East of Hartford

Winter east of Hartford, winter east of Hartford,
a four mile paved road, a four mile paved road,
nothing but an abandoned
power cross station abandoned to
home the homeless, the homeless have a home
abandoned
somewhere east of Hartford, an empty road
with nothing but watergrass growing tall
on either side for miles, with nothing
but suburbs fading in the distance
and trash thrown in the tall grass
on either side of the four mile road
paved and leading straight
from one suburb to another suburb
on the outskirts east of Hartford.

A green couch missing cushions,
the cushions missing from the green couch
that greets the cars pulling into an abandoned
power cross station, the fence kicked in
and the windows shot out and the kids,
the kids drink and party and carry on,
the homeless walk the long road in winter
when winter snows, the homeless walk the road
and the kids throw beer bottles against the walls
and fuck on the mattresses flat on the floors
where the homeless sleep when winter snows,

a green couch, broken chairs, burnt trash
inside corroded storage drums, burnt rust.

And rusted fuchsia is the color of a girl’s dream
driving a rusted fuchsia car faded, a girl’s dream
car of a color handpicked about a decade ago.
Behind her a purple suburb fades,
before her an orange reddish suburb faint
and shimmering at dusk, a shortcut taken
to a destination faint and shimmering at dusk.

And as she approaches the only structure visible
for miles, a curiosity for any passersby,
a corroded steel drum is thrown out on the road,
rolls out on the road, a girl drives her 132,452
thousand miles of rusted fuchsia car off the road
and sinks head first into the watergrass mud,
hitting her face on the silent horn,
her face splattering with blood, car in mud.

And whether this was done by kids having fun
or by some homeless man hopelessly drunk,
we don’t know, nor will we ever know,
she was dragged bloody and moaning
across the lonely four mile road,
past an empty rusty storage drum
in the middle of the lonely four mile road,
past broken chairs, past a green couch,
past graffiti declaiming a football team over another,
declaiming one team to go team go team go, and
exhorting the other team to go suck a bag of dicks,
yes these are the last words read by a blood red girl
with a busted nose, go suck a bag of dicks.

All buildings are at risk for extinction. Some
burn down, some are taken by the elements, some
are condemned, some are demolished, some
are demolished to make way for new homes, some
are demolished to make way for new businesses. Some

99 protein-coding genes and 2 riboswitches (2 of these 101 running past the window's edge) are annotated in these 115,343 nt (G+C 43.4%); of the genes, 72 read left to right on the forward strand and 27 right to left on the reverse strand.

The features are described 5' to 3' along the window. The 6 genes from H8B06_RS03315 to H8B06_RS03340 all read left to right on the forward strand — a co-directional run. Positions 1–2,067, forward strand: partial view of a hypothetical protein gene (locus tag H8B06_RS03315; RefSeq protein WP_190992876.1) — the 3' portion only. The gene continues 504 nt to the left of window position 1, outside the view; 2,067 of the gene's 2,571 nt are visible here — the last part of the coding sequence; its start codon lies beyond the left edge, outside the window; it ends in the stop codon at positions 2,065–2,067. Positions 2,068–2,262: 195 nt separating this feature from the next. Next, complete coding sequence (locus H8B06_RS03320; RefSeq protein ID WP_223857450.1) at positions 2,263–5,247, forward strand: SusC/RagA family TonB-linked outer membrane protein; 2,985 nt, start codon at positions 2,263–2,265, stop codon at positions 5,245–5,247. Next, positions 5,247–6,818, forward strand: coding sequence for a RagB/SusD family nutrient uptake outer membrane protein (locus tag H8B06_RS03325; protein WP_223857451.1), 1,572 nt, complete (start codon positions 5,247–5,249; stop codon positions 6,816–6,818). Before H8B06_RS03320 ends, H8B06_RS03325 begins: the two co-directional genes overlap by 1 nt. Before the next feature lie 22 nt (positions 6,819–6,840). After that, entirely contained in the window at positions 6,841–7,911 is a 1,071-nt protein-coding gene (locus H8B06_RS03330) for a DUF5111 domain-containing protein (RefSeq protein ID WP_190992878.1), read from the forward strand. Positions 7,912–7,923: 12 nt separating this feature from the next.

are taken down because they remained up for too long.
Some buildings remained standing for too long.

Winter, somewhere east of Hartford,
a paved road between
one suburb with new homes built
from a paved road between
another suburb with new homes built
from a paved road shrunk
with new homes built
from growing suburbs growing into
a shrinking paved road, now
a three mile lonely road, once
a lonely four mile road, once
not a paved road at all, once
a dirt horse and buggy road, once
not even a dirt road at all, once
watergrass and a flooded plain when
the Connecticut overflowed.

And a good place this flooded plain
to build a power station, this flooded plain,
some enterprising businessman thought.
First we can power Hartford with coal
then we can route electricity east of Hartford
some enterprising businessman thought.

Winter, east of Hartford,
snow covers a flat concrete expanse,
half closer to one suburb than to the other.
Cars still park at this spot on moonlit nights.
Beer bottles are drunk and broken
on this concrete patch or thrown into the fields,
Cars park or squeal tires in circles,
anybody can go and see the circular tire prints.

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About Rumrazor

Just a malcontent surviving in Los Angeles, working the news, writing the poetry, making the films.
This entry was posted in My Poetry and tagged , , , . Bookmark the permalink.

5 Responses to East of Hartford

  1. feralartist says:

    angel, this is beautiful – lush, saturated, crystal clear imagery. i love the use of repetition with slight re-phrasings.

  2. feralartist says:

    angel – this is just beautiful – lush, painterly, crystal clear imagery. i love your use of repetition slightly shifted.

  3. rumrazor says:

    Thx Cindy. I’m trying something new with repetition. I also did it on my two short stories. Did you ever read “My Name is a Dog Named Dog?”

  4. Carlos Lampley says:

    I felt sadness and anger and loathing, perhaps much, to much of the negative aspects touched to near reality and the apathetic world of today. This is for the times we live in and wish we didn’t and hope the injustice stays someplace away from us. Or we like “it” is paved over by unknowing do gooders in their greed and ignorance this work provokes. Well done.

  5. Ariel Marie says:

    This one felt to me like it could have an alternate title of ‘The Weardown’ for the feeling and human situation that it captured.

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